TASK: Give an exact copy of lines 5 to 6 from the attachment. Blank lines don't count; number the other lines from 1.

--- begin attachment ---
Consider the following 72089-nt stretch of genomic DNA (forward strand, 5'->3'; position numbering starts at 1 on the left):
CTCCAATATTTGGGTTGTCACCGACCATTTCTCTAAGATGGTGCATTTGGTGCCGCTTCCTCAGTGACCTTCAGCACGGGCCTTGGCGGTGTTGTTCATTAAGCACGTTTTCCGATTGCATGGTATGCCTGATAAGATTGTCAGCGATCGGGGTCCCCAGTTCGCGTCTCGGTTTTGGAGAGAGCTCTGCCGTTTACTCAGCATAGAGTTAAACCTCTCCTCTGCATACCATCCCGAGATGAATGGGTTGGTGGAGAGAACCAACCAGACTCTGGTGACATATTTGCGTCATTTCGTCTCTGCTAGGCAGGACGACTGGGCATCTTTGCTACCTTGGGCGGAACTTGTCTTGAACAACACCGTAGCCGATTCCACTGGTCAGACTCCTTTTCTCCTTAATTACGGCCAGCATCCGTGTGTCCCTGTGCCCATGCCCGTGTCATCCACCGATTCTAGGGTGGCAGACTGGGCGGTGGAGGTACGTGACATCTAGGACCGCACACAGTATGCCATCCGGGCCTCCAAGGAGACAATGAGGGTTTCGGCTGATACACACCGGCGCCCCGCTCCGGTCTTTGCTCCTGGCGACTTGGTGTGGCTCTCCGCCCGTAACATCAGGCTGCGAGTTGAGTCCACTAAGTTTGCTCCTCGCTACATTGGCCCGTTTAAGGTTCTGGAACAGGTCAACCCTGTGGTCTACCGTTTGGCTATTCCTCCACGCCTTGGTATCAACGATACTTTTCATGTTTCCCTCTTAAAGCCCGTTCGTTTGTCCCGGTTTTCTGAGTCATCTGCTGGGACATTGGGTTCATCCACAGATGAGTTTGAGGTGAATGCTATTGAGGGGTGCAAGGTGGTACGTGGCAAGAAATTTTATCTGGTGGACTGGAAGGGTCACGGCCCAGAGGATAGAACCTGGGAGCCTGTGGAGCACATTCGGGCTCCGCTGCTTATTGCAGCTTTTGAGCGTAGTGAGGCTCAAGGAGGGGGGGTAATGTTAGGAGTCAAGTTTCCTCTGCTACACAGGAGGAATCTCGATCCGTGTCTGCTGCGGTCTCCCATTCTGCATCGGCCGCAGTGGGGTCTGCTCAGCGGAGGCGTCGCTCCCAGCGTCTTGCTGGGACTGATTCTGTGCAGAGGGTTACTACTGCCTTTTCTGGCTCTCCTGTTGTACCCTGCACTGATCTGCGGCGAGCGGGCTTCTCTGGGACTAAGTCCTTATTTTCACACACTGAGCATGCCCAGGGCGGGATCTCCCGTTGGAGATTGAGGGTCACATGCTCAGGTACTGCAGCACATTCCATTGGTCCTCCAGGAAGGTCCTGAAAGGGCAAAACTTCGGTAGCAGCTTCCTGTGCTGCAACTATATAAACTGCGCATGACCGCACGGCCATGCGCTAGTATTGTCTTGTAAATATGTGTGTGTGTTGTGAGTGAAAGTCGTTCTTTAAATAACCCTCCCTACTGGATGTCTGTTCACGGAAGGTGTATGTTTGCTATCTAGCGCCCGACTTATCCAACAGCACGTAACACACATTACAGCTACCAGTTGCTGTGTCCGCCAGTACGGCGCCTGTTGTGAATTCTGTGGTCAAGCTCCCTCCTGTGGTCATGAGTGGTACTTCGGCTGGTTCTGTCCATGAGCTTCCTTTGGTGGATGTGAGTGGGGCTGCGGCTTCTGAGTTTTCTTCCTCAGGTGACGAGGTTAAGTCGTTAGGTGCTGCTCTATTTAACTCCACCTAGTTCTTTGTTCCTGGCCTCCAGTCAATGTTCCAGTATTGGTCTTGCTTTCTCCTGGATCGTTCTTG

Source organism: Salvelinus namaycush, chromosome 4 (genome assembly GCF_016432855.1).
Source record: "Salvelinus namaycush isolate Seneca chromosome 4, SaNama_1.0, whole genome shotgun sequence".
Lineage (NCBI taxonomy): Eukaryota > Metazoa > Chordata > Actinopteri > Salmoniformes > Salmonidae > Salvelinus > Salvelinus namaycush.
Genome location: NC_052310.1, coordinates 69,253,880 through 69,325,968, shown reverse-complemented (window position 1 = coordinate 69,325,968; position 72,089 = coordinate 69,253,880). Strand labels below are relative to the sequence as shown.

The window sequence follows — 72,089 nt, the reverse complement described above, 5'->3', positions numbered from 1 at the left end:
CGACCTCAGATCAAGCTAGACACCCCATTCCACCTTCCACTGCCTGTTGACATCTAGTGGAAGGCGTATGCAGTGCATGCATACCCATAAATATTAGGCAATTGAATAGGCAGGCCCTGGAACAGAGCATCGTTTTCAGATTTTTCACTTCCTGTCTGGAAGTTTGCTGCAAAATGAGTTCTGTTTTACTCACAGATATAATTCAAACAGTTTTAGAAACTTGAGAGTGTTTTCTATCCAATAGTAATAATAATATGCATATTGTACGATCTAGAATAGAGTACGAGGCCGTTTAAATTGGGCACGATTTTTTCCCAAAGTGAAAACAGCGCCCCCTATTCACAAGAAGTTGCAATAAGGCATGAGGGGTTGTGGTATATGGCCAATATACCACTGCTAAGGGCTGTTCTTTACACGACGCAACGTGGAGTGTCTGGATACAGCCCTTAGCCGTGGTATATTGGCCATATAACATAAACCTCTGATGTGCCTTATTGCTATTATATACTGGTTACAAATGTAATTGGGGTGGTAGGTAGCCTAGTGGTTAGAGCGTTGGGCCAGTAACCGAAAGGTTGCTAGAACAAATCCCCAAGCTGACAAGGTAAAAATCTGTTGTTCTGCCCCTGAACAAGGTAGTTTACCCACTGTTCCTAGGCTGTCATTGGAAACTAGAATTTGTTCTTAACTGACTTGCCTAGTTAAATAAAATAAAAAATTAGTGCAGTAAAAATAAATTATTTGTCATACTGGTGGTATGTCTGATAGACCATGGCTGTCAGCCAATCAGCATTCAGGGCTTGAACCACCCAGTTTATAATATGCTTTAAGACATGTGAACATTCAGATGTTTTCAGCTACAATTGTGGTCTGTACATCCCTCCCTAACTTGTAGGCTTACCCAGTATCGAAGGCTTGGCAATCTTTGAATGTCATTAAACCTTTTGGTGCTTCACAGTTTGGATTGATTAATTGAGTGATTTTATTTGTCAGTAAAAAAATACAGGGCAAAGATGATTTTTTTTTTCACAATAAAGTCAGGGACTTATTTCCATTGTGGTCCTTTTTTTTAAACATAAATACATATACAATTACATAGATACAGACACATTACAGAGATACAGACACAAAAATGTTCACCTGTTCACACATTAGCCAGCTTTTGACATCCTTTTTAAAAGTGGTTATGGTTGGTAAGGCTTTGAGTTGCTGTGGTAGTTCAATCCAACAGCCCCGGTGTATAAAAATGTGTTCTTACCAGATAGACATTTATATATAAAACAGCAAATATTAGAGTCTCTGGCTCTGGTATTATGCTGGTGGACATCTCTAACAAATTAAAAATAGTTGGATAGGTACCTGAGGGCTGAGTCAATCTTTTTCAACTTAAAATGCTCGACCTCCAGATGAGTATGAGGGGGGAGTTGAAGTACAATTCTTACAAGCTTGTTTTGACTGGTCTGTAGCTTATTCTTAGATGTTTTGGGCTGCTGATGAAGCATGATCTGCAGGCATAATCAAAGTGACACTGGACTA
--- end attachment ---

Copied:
Lineage (NCBI taxonomy): Eukaryota > Metazoa > Chordata > Actinopteri > Salmoniformes > Salmonidae > Salvelinus > Salvelinus namaycush.
Genome location: NC_052310.1, coordinates 69,253,880 through 69,325,968, shown reverse-complemented (window position 1 = coordinate 69,325,968; position 72,089 = coordinate 69,253,880). Strand labels below are relative to the sequence as shown.